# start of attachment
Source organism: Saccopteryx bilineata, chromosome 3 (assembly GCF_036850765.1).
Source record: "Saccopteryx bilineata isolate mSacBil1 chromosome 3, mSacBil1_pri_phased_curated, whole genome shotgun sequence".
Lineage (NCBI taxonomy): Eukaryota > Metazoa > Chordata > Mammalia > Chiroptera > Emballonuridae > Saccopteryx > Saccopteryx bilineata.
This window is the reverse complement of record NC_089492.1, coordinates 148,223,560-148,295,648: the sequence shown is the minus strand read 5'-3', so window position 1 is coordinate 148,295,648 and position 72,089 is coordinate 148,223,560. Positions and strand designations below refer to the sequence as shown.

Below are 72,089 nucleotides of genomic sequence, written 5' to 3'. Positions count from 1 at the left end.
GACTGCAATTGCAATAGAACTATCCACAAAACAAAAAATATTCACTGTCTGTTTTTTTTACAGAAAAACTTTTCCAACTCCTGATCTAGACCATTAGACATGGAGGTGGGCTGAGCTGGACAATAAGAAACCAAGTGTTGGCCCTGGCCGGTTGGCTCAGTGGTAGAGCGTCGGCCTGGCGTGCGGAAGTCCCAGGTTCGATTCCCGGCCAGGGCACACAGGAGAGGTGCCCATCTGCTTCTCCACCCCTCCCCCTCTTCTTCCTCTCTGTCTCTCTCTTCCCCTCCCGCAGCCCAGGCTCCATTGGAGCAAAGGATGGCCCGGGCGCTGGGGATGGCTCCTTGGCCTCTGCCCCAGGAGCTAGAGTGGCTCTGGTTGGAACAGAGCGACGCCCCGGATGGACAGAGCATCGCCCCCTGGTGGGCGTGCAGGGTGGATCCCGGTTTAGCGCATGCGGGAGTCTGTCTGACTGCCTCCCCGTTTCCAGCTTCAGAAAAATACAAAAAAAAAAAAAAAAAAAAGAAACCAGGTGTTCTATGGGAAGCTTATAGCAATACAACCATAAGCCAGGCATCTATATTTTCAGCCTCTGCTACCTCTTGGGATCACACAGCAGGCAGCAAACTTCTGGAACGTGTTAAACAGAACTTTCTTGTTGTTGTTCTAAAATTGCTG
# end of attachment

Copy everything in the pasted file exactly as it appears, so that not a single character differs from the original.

Source organism: Saccopteryx bilineata, chromosome 3 (assembly GCF_036850765.1).
Source record: "Saccopteryx bilineata isolate mSacBil1 chromosome 3, mSacBil1_pri_phased_curated, whole genome shotgun sequence".
Lineage (NCBI taxonomy): Eukaryota > Metazoa > Chordata > Mammalia > Chiroptera > Emballonuridae > Saccopteryx > Saccopteryx bilineata.
This window is the reverse complement of record NC_089492.1, coordinates 148,223,560-148,295,648: the sequence shown is the minus strand read 5'-3', so window position 1 is coordinate 148,295,648 and position 72,089 is coordinate 148,223,560. Positions and strand designations below refer to the sequence as shown.

Below are 72,089 nucleotides of genomic sequence, written 5' to 3'. Positions count from 1 at the left end.
GACTGCAATTGCAATAGAACTATCCACAAAACAAAAAATATTCACTGTCTGTTTTTTTTACAGAAAAACTTTTCCAACTCCTGATCTAGACCATTAGACATGGAGGTGGGCTGAGCTGGACAATAAGAAACCAAGTGTTGGCCCTGGCCGGTTGGCTCAGTGGTAGAGCGTCGGCCTGGCGTGCGGAAGTCCCAGGTTCGATTCCCGGCCAGGGCACACAGGAGAGGTGCCCATCTGCTTCTCCACCCCTCCCCCTCTTCTTCCTCTCTGTCTCTCTCTTCCCCTCCCGCAGCCCAGGCTCCATTGGAGCAAAGGATGGCCCGGGCGCTGGGGATGGCTCCTTGGCCTCTGCCCCAGGAGCTAGAGTGGCTCTGGTTGGAACAGAGCGACGCCCCGGATGGACAGAGCATCGCCCCCTGGTGGGCGTGCAGGGTGGATCCCGGTTTAGCGCATGCGGGAGTCTGTCTGACTGCCTCCCCGTTTCCAGCTTCAGAAAAATACAAAAAAAAAAAAAAAAAAAAGAAACCAGGTGTTCTATGGGAAGCTTATAGCAATACAACCATAAGCCAGGCATCTATATTTTCAGCCTCTGCTACCTCTTGGGATCACACAGCAGGCAGCAAACTTCTGGAACGTGTTAAACAGAACTTTCTTGTTGTTGTTCTAAAATTGCTG